Whole grains, like oats, brown rice, quinoa and barley are all great foods that provide fiber and reduce the acidic load. They aid digestion to help get things moving and absorb stomach acid, which reduces the risk of heartburn. Just remember to avoid refined white flour products, as these are stripped of fiber and can contribute to acid reflux. 

Eat Wet Foods 

Not only are vegetables alkalizing and fiber-rich, many are water-dense, which can help dilute stomach acid. This is another essential part of a diet for acid reflux, and so it’s helpful to include veggies like lettuce, cucumbers, and celery into your daily eating habits. 

Some other watery foods to include in a diet for acid reflux are fruits like watermelon and berries. Try to avoid too much citrus, as this can be triggering. 

Other Considerations for a Diet for Acid Reflux 

You might be wondering, what about fats? While it’s true that fats can be triggering for acid reflux because they delay gastric emptying, it’s not necessary to avoid them completely. Instead reduce the amount of saturated fats that you eat from foods like meat, dairy, and processed foods, while increasing  the amount of healthy unsaturated and polyunsaturated fats like olives, olive oil, avocados, nuts, nut butter, seeds, eggs, and fatty fish! Small portions of these unsaturated and polyunsaturated foods can make a big impact. Try pairing these foods with fiber-rich foods as well to help with smooth digestion.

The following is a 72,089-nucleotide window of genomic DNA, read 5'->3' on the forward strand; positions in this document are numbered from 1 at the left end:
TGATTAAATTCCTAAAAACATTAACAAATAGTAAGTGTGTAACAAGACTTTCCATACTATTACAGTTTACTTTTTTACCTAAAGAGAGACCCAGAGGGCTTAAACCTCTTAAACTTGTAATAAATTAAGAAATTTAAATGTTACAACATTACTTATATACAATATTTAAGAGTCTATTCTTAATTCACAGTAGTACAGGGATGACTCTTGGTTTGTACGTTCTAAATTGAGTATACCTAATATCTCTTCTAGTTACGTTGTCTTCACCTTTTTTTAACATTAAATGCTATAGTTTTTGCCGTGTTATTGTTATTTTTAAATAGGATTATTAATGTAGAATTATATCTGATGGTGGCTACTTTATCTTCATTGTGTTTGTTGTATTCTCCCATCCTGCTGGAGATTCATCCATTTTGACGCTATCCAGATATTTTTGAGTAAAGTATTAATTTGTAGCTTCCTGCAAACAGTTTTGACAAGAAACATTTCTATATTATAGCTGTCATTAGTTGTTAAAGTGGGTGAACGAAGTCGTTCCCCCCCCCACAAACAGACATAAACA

When it comes to protein, choose leaner options when possible. If you do include meat and dairy in your diet, aim for options with lower fat content. This may look like poultry and fish, or swapping out hard cheeses for softer ones. And remember, plants have protein too! Some great plant protein sources include soy products like tofu (aim for non-GMO organic options), nuts, legumes like beans and chickpeas, and peas! 

Remedies for When the Heart Burn Hits

When you're feeling tempted to reach for antacids, look in your kitchen cabinet or refrigerator instead. Long term antacid use can cause a lot of unwanted health problems, like reducing absorption of some nutrients and leaving you more susceptible to certain bacterial infections. Rather, let’s take a look at some helpful home remedies!

Lemon Water

Although adding something that’s acidic to your water may seem counterintuitive, lemon juice actually has an alkalizing effect on the body and can help lower your stomach’s acidity when it’s added to water. For more digestive support, use soothing warm water and add a little honey! 


While full-fat milk may aggravate symptoms, having some skim milk or low-fat yogurt on hand can temporarily neutralize stomach acid to provide relief. 


Ginger has been long renowned as a digestive aid and it helps with heartburn as well! It’s alkaline and anti-inflammatory properties help ease irritation and lower stomach acidity. 

Apple Cider Vinegar 

Although evidence appears to be mostly anecdotal, many people find relief by adding a teaspoon of ACV to their water. It is acidic in nature, so make sure you don’t use too much! 

The Bottom Line 

Now that you know how to build a diet for acid reflux, you can stock your kitchen for success!

If most of your kitchen is filled with processed, packaged foods, you may want to consider how you can make a switch toward more fresh foods. Plant-based, low fat, fiber-rich foods are your best friends! 

Need help with choosing foods and building your own diet for acid reflux? Chat with one of our Vessel nutritionists today